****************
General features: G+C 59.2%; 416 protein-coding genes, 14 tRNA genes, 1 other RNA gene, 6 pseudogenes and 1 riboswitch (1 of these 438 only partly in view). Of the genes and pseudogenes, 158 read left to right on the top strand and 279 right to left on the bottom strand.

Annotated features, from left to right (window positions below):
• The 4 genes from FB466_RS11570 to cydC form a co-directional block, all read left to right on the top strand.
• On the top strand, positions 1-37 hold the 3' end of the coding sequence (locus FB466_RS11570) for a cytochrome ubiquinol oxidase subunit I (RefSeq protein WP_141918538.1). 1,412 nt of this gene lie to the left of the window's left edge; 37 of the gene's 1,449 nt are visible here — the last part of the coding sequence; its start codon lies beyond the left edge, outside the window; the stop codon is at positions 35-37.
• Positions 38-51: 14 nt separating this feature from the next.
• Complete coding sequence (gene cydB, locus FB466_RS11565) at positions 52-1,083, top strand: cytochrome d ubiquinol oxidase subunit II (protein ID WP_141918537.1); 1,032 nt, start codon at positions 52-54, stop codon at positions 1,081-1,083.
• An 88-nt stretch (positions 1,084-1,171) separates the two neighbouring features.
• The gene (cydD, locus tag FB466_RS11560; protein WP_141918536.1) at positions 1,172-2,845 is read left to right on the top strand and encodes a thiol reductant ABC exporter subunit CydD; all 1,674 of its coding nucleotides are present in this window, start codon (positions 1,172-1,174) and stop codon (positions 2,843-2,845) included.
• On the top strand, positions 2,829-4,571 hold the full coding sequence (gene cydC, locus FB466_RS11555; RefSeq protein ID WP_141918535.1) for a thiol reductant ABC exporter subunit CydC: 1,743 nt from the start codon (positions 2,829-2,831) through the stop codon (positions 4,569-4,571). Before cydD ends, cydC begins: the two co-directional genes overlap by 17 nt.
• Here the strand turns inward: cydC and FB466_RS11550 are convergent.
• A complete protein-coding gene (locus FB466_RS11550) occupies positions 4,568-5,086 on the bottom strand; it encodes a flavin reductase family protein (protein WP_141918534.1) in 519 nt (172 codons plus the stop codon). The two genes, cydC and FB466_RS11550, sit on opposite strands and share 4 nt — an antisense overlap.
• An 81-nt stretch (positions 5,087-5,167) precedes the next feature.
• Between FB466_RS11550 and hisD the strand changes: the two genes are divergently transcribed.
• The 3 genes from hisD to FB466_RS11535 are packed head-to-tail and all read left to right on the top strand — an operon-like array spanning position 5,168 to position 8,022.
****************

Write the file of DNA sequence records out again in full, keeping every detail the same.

General features: G+C 59.2%; 416 protein-coding genes, 14 tRNA genes, 1 other RNA gene, 6 pseudogenes and 1 riboswitch (1 of these 438 only partly in view). Of the genes and pseudogenes, 158 read left to right on the top strand and 279 right to left on the bottom strand.

Annotated features, from left to right (window positions below):
• The 4 genes from FB466_RS11570 to cydC form a co-directional block, all read left to right on the top strand.
• On the top strand, positions 1-37 hold the 3' end of the coding sequence (locus FB466_RS11570) for a cytochrome ubiquinol oxidase subunit I (RefSeq protein WP_141918538.1). 1,412 nt of this gene lie to the left of the window's left edge; 37 of the gene's 1,449 nt are visible here — the last part of the coding sequence; its start codon lies beyond the left edge, outside the window; the stop codon is at positions 35-37.
• Positions 38-51: 14 nt separating this feature from the next.
• Complete coding sequence (gene cydB, locus FB466_RS11565) at positions 52-1,083, top strand: cytochrome d ubiquinol oxidase subunit II (protein ID WP_141918537.1); 1,032 nt, start codon at positions 52-54, stop codon at positions 1,081-1,083.
• An 88-nt stretch (positions 1,084-1,171) separates the two neighbouring features.
• The gene (cydD, locus tag FB466_RS11560; protein WP_141918536.1) at positions 1,172-2,845 is read left to right on the top strand and encodes a thiol reductant ABC exporter subunit CydD; all 1,674 of its coding nucleotides are present in this window, start codon (positions 1,172-1,174) and stop codon (positions 2,843-2,845) included.
• On the top strand, positions 2,829-4,571 hold the full coding sequence (gene cydC, locus FB466_RS11555; RefSeq protein ID WP_141918535.1) for a thiol reductant ABC exporter subunit CydC: 1,743 nt from the start codon (positions 2,829-2,831) through the stop codon (positions 4,569-4,571). Before cydD ends, cydC begins: the two co-directional genes overlap by 17 nt.
• Here the strand turns inward: cydC and FB466_RS11550 are convergent.
• A complete protein-coding gene (locus FB466_RS11550) occupies positions 4,568-5,086 on the bottom strand; it encodes a flavin reductase family protein (protein WP_141918534.1) in 519 nt (172 codons plus the stop codon). The two genes, cydC and FB466_RS11550, sit on opposite strands and share 4 nt — an antisense overlap.
• An 81-nt stretch (positions 5,087-5,167) precedes the next feature.
• Between FB466_RS11550 and hisD the strand changes: the two genes are divergently transcribed.
• The 3 genes from hisD to FB466_RS11535 are packed head-to-tail and all read left to right on the top strand — an operon-like array spanning position 5,168 to position 8,022.